Hands-On — August 11, 2011
The Secret Life of Plants and the Green Domain
Based on the best-selling book by Peter Topkins and Christopher Bird, the film The Secret Life of Plants details the remarkable experiments that Randall Fontes and Robert Swanson did with living plants in 1973. The profundity of these experiments and the lessons learned cannot be denied but tragically, they have all but been forgotten. Now in 2012, the truth and implications of their stunning experiments are more important than ever.
The film makes use of ‘innovative’ use of time-lapse photography (where you can see plants grow in a few seconds, creepers reaching out to other plants and tugging on them, mushrooms and flowers popping open, etc.), in order to portray them as animate beings. Now these types of images are almost commonplace but when the film was originally released, such images were a novelty to the general public.
What Randall Fontes and Robert Swanson did in their book, was to try to prove a theory propounded eight years before by Cleveland Backster, a former CIA lie-detector expert who claimed startling results when he attached a polygraph to a plant and then threatened to burn one of its leaves.
Both the book and the documentary were based on the hypothesis proposed by Cleve Baxter. Cleveland Backster, a former CIA lie-detector expert claimed startling results when he attached a polygraph to a plant and then threatened to burn one of its leaves.This initial revelation led Backster to months of testing on 25 different varieties of plants. He went to elaborate extremes to rule out all other possible influencing factors. Nevertheless the plants still seemed to respond to thoughts about harm or mutilation. This led Backster to pose what he calls “primary perception” he believes that plants possess a mode of communication more primitive and direct than human sensory perception. He even suggests that all living cells, not only those of plants, may have the ability to communicate directly with one another.
“Of course the Gaia hypothesis–the idea that the earth is a great big working organism, with a lot of corrections built in–fits in nicely with this. The planet is going to get the last word concerning the damage humans are inflicting upon it. It’s only going to take so much of the abuse going on, and then it may well burp and snort a little, and a good bit of the population may not be around any more. I strongly suspect that nature has a way of handling abuse. I don’t think it would be a stretch to attribute its defense strategy to a kind of planetary intelligence. The planet will handle it, perhaps a bit more severely than we would like. It would be nicer if we took care of the problems, but . . .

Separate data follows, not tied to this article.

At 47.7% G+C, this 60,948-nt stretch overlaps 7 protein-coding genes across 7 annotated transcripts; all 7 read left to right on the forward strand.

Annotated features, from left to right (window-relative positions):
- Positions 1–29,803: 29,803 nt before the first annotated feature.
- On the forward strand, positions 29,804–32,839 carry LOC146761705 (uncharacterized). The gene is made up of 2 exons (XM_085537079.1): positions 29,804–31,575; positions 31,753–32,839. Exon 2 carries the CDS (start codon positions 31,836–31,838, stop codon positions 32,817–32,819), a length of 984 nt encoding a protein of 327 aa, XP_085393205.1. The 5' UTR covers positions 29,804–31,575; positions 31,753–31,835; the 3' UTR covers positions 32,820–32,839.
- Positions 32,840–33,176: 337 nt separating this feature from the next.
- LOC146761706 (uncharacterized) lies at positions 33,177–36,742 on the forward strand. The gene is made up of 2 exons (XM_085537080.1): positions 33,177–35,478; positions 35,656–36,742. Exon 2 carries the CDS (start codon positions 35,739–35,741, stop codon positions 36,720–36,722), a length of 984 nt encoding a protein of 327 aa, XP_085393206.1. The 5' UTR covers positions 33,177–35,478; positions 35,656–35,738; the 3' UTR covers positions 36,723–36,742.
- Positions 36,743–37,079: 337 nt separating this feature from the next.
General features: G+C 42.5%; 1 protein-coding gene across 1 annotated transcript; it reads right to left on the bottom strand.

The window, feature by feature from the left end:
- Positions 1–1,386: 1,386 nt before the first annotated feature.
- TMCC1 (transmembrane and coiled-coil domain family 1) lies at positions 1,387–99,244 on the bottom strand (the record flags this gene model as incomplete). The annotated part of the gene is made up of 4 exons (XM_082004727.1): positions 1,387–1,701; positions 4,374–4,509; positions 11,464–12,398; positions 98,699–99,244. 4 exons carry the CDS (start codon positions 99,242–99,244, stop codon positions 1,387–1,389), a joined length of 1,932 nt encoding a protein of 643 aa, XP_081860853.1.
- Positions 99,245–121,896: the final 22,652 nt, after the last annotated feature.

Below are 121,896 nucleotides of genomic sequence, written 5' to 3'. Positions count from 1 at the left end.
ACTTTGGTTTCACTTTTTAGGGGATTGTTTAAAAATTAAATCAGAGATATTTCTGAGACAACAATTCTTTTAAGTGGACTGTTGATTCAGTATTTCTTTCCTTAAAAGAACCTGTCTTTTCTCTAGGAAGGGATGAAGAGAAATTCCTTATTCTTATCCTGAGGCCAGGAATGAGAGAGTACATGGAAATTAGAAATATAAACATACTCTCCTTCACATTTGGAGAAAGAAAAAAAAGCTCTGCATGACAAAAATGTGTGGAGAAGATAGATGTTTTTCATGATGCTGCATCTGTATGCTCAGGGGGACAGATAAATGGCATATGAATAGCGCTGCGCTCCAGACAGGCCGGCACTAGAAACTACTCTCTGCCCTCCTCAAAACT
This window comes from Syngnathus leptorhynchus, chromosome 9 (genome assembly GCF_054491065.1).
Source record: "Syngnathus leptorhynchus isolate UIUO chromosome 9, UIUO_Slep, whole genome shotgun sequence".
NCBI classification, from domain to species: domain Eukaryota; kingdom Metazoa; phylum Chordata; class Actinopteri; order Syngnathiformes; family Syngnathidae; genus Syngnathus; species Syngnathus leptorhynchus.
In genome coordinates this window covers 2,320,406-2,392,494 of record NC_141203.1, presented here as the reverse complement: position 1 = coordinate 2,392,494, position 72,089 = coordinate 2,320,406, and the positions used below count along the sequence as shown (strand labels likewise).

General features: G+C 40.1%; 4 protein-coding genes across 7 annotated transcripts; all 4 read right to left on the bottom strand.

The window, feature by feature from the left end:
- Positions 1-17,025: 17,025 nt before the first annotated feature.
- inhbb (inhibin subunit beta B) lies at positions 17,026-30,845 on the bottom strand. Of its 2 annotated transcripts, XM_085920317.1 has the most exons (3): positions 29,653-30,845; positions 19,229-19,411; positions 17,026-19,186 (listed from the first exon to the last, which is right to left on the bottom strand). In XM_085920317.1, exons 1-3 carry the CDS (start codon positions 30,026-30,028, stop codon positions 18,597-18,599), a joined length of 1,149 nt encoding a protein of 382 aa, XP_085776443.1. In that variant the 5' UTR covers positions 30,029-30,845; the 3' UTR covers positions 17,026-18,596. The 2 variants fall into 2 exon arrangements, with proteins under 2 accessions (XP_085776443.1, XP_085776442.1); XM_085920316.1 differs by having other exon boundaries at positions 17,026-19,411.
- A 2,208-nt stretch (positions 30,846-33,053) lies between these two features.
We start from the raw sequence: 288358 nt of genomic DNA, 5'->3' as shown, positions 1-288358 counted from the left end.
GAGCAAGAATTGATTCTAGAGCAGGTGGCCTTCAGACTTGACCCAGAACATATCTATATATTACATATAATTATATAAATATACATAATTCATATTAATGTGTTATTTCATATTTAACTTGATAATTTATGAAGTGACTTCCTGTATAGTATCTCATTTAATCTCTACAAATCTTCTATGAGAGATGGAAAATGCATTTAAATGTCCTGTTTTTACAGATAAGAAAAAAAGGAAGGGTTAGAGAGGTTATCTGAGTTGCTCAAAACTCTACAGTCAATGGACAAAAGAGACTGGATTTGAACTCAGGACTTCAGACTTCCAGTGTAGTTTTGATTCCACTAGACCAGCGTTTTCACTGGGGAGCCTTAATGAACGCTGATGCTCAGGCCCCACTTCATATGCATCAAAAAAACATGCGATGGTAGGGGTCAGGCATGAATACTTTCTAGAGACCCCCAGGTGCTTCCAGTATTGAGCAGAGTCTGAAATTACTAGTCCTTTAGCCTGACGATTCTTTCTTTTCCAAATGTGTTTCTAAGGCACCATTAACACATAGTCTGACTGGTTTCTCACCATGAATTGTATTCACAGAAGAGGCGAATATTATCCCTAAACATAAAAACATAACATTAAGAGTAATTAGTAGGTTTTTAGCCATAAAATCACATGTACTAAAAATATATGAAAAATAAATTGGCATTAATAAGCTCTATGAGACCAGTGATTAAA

“I don’t believe that organized religion has done a very good job. It’s supposed to tell you in a meaningful way where you came from, what you’re doing here, and where you’re going, and in my opinion it fails on every one of these accounts. This leads, so far as I am concerned, to our present sorry state, where, to take medical care as an example, we are faced with an awful lot of people who are tired of living and afraid of dying. And so billions of dollars are spent to keep them in that state of limbo. They certainly aren’t happy, yet they’re so unprepared for death–so unassured as to what will happen to them in the dying process – that there seems nowhere for them to turn.
“Whenever I encounter Indian scientists–Buddhist or Hindu–and we talk about what I do, instead of giving me a bunch of grief they say, “What took you so long?” My work dovetails very well with many of the concepts embraced by Hinduism and Buddhism.” – Cleve Backster (In his eighties now)
All ancient and indigenous peoples insisted their knowledge of plant medicines came from the plants themselves and not through trial & error experimentation. Less well known is that many Western peoples made this same assertion. There are, in fact, two modes of cognition available to all human beings--the brain-based linear and the heart-based holistic. The heart-centered mode of perception can be exceptionally accurate and detailed in its information gathering capacities if, as indigenous and ancient peoples asserted, the heart’s ability as an organ of perception is developed. Readers will gain the tools necessary to gather information directly from the heart of Nature.